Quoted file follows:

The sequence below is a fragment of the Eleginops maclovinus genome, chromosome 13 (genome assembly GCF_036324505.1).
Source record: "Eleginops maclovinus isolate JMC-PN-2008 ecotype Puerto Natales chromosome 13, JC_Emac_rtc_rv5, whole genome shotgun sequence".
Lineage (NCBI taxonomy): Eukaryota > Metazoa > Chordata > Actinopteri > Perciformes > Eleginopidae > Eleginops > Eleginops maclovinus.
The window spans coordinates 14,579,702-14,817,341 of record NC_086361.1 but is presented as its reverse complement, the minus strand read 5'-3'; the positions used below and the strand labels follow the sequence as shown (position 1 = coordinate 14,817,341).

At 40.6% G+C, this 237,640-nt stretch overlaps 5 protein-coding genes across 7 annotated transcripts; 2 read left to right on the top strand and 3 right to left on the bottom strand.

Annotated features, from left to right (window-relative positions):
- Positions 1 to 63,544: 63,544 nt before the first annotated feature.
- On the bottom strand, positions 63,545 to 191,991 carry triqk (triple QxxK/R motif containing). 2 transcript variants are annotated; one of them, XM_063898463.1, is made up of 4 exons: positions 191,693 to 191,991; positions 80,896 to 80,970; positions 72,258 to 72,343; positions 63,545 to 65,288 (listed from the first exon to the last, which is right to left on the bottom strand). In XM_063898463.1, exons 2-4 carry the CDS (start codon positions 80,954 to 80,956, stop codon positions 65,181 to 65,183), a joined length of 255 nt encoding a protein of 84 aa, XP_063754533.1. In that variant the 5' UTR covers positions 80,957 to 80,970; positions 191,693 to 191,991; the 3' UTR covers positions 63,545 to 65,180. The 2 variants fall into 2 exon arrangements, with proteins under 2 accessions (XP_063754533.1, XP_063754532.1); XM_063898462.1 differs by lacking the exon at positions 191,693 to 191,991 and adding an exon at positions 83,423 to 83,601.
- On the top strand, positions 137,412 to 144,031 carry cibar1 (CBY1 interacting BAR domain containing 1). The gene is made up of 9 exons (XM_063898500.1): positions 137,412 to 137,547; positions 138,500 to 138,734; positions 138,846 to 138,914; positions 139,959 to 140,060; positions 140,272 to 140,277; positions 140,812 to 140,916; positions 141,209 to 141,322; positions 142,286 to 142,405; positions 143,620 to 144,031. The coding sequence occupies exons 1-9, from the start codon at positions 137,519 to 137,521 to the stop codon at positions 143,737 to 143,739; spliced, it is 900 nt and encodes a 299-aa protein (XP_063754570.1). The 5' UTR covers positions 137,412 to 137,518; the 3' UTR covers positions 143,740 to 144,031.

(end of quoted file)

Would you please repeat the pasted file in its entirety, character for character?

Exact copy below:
The sequence below is a fragment of the Eleginops maclovinus genome, chromosome 13 (genome assembly GCF_036324505.1).
Source record: "Eleginops maclovinus isolate JMC-PN-2008 ecotype Puerto Natales chromosome 13, JC_Emac_rtc_rv5, whole genome shotgun sequence".
Lineage (NCBI taxonomy): Eukaryota > Metazoa > Chordata > Actinopteri > Perciformes > Eleginopidae > Eleginops > Eleginops maclovinus.
The window spans coordinates 14,579,702-14,817,341 of record NC_086361.1 but is presented as its reverse complement, the minus strand read 5'-3'; the positions used below and the strand labels follow the sequence as shown (position 1 = coordinate 14,817,341).

At 40.6% G+C, this 237,640-nt stretch overlaps 5 protein-coding genes across 7 annotated transcripts; 2 read left to right on the top strand and 3 right to left on the bottom strand.

Annotated features, from left to right (window-relative positions):
- Positions 1 to 63,544: 63,544 nt before the first annotated feature.
- On the bottom strand, positions 63,545 to 191,991 carry triqk (triple QxxK/R motif containing). 2 transcript variants are annotated; one of them, XM_063898463.1, is made up of 4 exons: positions 191,693 to 191,991; positions 80,896 to 80,970; positions 72,258 to 72,343; positions 63,545 to 65,288 (listed from the first exon to the last, which is right to left on the bottom strand). In XM_063898463.1, exons 2-4 carry the CDS (start codon positions 80,954 to 80,956, stop codon positions 65,181 to 65,183), a joined length of 255 nt encoding a protein of 84 aa, XP_063754533.1. In that variant the 5' UTR covers positions 80,957 to 80,970; positions 191,693 to 191,991; the 3' UTR covers positions 63,545 to 65,180. The 2 variants fall into 2 exon arrangements, with proteins under 2 accessions (XP_063754533.1, XP_063754532.1); XM_063898462.1 differs by lacking the exon at positions 191,693 to 191,991 and adding an exon at positions 83,423 to 83,601.
- On the top strand, positions 137,412 to 144,031 carry cibar1 (CBY1 interacting BAR domain containing 1). The gene is made up of 9 exons (XM_063898500.1): positions 137,412 to 137,547; positions 138,500 to 138,734; positions 138,846 to 138,914; positions 139,959 to 140,060; positions 140,272 to 140,277; positions 140,812 to 140,916; positions 141,209 to 141,322; positions 142,286 to 142,405; positions 143,620 to 144,031. The coding sequence occupies exons 1-9, from the start codon at positions 137,519 to 137,521 to the stop codon at positions 143,737 to 143,739; spliced, it is 900 nt and encodes a 299-aa protein (XP_063754570.1). The 5' UTR covers positions 137,412 to 137,518; the 3' UTR covers positions 143,740 to 144,031.